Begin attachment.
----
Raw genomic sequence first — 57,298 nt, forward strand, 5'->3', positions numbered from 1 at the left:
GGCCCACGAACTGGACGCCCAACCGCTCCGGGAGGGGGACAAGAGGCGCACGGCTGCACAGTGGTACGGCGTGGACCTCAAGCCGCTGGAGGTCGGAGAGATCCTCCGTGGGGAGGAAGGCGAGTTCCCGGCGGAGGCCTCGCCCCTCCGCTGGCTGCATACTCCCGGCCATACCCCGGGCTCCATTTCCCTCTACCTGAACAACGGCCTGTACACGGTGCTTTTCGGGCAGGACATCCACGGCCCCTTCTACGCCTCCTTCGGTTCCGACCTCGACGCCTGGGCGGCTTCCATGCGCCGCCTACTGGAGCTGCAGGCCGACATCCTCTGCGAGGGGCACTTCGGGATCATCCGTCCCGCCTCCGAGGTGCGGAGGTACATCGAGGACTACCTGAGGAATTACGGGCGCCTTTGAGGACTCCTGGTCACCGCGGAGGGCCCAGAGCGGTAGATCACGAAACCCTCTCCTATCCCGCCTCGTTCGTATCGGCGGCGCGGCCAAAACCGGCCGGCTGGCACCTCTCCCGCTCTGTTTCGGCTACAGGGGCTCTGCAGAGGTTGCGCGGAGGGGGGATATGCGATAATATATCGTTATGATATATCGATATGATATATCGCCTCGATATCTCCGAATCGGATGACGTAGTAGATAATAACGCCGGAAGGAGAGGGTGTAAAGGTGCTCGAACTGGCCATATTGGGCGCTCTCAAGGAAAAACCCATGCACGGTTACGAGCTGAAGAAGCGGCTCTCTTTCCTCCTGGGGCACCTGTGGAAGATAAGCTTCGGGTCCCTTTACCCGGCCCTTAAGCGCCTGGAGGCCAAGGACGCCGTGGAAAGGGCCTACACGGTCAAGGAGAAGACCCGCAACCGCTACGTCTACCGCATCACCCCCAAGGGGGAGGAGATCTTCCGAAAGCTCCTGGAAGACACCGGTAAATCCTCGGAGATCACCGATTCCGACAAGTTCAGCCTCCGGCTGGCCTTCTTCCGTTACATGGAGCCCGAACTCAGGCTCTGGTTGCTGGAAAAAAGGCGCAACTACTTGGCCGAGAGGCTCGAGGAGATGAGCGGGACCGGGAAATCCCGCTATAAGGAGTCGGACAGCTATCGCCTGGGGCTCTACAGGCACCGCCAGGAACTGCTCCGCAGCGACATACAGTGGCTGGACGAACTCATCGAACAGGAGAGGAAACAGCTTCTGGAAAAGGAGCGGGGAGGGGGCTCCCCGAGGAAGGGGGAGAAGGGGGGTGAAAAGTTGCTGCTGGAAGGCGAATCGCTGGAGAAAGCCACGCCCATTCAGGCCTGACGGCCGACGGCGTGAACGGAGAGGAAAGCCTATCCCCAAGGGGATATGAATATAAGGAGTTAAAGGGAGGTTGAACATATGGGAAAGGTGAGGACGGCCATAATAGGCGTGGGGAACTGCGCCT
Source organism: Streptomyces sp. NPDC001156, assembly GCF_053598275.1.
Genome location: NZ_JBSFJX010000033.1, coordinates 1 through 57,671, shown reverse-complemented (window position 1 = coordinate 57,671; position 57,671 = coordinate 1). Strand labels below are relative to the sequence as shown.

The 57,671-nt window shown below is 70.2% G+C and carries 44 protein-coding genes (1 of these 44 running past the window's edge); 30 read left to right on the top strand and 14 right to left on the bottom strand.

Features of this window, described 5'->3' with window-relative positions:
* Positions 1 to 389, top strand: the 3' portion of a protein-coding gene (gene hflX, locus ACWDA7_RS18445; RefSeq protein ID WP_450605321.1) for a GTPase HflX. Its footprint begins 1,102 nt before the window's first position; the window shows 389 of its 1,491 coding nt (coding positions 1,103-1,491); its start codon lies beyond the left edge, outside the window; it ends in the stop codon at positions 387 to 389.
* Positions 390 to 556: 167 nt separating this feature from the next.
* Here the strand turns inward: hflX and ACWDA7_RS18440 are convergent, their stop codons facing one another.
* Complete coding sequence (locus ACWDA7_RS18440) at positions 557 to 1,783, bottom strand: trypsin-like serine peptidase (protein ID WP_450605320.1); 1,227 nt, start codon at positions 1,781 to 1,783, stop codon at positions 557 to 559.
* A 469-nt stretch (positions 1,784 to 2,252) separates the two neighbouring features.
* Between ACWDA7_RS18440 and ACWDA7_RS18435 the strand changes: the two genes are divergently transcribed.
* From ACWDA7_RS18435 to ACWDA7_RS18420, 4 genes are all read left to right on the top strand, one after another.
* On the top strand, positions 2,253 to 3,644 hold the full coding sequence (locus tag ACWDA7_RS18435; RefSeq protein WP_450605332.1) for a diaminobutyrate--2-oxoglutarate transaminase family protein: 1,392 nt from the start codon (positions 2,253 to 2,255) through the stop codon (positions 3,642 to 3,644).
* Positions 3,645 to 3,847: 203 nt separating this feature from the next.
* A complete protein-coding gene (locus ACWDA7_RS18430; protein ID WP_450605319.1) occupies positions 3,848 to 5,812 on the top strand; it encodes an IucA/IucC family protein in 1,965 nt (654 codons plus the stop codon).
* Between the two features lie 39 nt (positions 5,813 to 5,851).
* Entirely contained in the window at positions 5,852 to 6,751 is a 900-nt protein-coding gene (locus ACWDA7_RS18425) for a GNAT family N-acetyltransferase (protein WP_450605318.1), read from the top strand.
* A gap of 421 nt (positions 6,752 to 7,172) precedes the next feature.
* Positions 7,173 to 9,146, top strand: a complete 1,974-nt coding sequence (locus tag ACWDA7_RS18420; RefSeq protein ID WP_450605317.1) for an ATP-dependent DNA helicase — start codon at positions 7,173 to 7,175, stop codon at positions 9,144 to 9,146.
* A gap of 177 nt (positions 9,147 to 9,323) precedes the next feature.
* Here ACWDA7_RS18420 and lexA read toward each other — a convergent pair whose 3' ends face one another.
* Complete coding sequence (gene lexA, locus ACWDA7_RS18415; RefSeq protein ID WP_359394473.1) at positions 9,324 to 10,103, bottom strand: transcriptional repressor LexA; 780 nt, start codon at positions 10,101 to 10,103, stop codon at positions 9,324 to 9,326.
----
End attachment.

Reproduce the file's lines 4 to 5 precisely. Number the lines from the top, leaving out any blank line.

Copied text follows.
Genome location: NZ_JBSFJX010000033.1, coordinates 1 through 57,671, shown reverse-complemented (window position 1 = coordinate 57,671; position 57,671 = coordinate 1). Strand labels below are relative to the sequence as shown.

The 57,671-nt window shown below is 70.2% G+C and carries 44 protein-coding genes (1 of these 44 running past the window's edge); 30 read left to right on the top strand and 14 right to left on the bottom strand.